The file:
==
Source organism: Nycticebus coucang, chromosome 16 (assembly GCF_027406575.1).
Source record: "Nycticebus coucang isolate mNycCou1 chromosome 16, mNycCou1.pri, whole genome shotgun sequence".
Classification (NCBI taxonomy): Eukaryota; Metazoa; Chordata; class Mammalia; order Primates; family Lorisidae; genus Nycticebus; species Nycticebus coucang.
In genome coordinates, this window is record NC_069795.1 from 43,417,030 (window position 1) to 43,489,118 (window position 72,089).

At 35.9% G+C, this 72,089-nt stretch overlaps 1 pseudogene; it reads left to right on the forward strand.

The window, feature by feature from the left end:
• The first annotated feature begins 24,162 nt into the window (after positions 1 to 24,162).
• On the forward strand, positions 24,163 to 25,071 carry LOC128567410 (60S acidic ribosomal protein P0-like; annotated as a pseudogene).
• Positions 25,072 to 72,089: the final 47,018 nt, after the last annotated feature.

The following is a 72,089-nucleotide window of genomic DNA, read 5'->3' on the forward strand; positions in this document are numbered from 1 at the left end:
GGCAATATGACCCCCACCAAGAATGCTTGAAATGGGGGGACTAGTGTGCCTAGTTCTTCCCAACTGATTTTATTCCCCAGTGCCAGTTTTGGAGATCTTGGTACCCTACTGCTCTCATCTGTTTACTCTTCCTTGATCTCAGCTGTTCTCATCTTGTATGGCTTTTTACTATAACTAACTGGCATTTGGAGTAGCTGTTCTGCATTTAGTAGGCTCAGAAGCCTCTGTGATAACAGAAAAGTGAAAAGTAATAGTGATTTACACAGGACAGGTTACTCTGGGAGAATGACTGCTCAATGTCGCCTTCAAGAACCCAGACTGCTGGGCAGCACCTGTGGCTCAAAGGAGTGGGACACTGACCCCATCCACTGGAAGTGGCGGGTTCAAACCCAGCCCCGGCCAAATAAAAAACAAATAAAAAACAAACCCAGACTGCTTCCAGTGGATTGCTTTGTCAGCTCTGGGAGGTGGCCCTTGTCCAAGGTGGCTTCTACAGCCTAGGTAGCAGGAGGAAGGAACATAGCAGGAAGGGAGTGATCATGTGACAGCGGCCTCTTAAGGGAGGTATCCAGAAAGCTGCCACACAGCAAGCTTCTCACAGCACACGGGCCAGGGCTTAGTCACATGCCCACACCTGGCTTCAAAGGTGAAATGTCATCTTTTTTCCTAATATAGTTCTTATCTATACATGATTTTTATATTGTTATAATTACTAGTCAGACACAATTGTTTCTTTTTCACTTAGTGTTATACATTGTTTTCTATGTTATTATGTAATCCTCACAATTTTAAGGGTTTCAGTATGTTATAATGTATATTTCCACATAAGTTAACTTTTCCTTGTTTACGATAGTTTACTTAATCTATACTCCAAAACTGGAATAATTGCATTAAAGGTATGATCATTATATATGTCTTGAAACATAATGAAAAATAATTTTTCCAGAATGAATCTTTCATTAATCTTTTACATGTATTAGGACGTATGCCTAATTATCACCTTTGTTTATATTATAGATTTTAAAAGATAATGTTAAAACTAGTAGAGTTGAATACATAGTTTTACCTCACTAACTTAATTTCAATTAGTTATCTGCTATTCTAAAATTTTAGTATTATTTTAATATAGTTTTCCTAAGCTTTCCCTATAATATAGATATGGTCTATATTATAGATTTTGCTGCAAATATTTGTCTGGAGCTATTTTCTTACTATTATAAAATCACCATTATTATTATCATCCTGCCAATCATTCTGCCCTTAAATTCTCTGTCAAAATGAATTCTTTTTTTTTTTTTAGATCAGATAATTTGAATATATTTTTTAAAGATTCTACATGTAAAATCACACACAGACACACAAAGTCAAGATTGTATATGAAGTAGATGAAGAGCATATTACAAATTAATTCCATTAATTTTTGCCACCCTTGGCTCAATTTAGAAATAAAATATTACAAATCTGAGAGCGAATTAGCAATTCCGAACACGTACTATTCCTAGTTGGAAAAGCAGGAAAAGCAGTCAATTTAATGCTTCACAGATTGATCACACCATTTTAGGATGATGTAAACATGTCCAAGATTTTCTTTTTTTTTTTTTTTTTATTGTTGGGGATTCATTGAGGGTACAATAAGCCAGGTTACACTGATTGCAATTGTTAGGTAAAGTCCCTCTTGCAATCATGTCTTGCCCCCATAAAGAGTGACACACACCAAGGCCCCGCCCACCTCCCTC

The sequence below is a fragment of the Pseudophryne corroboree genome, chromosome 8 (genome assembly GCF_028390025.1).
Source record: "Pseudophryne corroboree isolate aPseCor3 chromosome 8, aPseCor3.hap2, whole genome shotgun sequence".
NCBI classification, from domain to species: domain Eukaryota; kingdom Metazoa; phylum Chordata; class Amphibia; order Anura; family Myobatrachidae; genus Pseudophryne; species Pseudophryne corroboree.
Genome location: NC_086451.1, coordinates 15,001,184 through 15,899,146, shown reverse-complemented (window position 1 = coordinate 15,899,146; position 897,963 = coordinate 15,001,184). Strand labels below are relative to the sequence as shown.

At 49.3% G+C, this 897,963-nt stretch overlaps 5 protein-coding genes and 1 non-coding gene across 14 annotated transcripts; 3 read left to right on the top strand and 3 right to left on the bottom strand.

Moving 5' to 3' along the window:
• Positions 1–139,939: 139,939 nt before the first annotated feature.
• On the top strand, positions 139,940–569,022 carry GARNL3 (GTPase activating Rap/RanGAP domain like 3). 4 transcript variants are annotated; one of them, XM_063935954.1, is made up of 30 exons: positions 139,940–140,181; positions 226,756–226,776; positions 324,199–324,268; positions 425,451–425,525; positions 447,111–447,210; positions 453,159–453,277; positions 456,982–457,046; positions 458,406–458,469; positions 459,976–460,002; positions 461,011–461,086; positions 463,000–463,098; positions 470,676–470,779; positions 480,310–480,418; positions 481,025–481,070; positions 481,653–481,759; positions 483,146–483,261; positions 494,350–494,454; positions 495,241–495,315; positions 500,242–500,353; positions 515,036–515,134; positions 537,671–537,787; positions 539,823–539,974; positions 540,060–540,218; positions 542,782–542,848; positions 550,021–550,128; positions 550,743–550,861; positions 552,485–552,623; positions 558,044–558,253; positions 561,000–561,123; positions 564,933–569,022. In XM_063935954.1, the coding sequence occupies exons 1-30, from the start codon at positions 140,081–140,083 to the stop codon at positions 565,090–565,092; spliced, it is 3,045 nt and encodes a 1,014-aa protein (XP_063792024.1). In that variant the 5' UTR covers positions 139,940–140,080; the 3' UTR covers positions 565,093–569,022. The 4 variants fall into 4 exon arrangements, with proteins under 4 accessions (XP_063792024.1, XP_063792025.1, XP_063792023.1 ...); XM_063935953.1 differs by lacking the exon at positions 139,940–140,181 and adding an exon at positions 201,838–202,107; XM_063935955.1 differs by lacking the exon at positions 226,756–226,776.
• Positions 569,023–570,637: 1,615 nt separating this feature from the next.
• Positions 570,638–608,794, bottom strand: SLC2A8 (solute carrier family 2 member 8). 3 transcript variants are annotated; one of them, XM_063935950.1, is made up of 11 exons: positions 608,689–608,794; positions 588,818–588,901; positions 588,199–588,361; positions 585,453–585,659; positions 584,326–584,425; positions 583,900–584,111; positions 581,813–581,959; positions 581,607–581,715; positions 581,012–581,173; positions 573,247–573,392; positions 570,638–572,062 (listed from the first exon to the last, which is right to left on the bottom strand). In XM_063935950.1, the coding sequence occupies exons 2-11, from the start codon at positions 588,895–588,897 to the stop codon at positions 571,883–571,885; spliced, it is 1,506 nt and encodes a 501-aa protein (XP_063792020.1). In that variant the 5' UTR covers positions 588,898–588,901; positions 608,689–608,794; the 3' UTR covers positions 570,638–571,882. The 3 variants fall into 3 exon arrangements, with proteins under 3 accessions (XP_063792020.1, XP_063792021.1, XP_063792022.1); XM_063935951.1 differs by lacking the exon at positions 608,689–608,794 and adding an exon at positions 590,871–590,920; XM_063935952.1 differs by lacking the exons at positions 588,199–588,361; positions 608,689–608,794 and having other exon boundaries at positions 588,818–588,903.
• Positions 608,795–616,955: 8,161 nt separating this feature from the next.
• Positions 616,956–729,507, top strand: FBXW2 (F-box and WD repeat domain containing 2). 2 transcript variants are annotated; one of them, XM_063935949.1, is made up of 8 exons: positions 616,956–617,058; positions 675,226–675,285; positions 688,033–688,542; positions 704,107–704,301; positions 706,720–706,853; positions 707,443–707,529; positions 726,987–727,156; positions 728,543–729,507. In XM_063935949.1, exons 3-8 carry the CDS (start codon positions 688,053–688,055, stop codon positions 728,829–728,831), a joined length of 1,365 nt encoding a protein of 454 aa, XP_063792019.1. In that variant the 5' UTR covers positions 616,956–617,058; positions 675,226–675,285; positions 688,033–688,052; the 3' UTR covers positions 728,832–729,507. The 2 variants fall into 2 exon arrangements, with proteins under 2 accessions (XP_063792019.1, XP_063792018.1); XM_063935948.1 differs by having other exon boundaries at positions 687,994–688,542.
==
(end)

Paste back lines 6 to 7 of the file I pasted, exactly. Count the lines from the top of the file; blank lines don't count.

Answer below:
The window, feature by feature from the left end:
• The first annotated feature begins 24,162 nt into the window (after positions 1 to 24,162).